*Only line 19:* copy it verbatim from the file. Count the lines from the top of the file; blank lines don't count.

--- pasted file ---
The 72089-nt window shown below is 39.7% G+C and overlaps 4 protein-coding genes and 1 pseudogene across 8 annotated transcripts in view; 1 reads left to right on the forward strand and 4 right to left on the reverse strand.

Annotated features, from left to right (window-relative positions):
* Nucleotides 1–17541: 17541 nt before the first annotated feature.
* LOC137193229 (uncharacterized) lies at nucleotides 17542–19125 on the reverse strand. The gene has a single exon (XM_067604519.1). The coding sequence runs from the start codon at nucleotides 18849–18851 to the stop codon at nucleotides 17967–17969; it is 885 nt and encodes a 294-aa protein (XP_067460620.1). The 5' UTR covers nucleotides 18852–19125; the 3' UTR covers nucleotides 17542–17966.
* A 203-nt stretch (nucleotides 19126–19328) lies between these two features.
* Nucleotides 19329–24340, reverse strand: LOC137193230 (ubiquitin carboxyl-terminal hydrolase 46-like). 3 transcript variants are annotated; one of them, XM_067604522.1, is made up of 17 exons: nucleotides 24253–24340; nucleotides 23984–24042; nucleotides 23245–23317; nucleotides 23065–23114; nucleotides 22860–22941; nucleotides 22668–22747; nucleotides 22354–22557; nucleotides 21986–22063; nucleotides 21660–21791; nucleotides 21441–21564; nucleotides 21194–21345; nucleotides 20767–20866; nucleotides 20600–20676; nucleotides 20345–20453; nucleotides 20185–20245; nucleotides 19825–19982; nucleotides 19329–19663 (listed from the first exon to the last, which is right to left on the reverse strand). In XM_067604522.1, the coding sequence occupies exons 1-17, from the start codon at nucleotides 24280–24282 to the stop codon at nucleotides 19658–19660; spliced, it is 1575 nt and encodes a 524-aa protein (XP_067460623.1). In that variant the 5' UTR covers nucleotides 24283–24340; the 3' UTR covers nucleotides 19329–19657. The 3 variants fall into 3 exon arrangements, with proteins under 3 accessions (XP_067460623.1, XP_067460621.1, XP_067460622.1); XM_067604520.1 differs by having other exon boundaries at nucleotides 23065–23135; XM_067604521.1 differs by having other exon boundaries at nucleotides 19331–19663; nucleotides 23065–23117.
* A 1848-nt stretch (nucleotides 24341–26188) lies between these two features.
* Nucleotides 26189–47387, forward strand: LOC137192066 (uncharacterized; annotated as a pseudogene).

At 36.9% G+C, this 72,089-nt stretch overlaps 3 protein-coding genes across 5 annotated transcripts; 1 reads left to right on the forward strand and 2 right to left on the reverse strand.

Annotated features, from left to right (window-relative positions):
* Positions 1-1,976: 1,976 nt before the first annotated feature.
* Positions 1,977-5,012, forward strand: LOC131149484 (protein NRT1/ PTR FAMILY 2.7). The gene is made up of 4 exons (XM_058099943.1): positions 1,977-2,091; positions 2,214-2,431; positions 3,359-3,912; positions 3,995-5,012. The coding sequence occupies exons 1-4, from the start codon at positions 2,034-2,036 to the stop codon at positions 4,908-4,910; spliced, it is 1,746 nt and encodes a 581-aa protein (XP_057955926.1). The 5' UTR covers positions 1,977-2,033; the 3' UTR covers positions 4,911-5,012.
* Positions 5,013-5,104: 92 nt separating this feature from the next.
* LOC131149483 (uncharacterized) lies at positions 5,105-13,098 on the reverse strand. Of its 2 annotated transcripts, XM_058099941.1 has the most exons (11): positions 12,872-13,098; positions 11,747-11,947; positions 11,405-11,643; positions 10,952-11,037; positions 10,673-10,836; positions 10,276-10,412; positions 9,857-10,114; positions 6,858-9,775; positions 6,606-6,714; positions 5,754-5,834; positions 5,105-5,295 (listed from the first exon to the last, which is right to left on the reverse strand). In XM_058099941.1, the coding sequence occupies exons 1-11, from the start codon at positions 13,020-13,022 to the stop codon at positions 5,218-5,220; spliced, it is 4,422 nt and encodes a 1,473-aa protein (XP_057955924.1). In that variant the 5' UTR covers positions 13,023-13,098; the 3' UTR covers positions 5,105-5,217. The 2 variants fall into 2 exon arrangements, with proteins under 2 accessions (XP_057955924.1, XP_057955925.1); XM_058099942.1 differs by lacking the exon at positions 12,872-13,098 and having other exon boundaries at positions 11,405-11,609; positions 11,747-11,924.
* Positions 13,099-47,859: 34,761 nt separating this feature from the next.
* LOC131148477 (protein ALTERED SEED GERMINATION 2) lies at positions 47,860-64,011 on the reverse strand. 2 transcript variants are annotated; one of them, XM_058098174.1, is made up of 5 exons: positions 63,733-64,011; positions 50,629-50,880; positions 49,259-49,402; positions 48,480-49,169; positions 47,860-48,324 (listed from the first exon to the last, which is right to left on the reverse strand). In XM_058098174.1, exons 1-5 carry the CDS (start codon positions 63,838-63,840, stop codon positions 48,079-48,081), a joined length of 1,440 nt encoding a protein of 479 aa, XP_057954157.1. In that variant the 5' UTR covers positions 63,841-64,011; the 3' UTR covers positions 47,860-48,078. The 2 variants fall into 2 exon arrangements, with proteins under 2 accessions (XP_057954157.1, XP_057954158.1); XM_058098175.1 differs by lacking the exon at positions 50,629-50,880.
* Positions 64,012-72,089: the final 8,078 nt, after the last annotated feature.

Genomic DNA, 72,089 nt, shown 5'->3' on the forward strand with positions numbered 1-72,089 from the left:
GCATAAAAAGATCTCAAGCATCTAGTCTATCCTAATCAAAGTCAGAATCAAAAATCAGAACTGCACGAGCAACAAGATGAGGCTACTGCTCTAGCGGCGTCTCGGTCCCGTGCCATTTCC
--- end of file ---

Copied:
GCATAAAAAGATCTCAAGCATCTAGTCTATCCTAATCAAAGTCAGAATCAAAAATCAGAACTGCACGAGCAACAAGATGAGGCTACTGCTCTAGCGGCGTCTCGGTCCCGTGCCATTTCC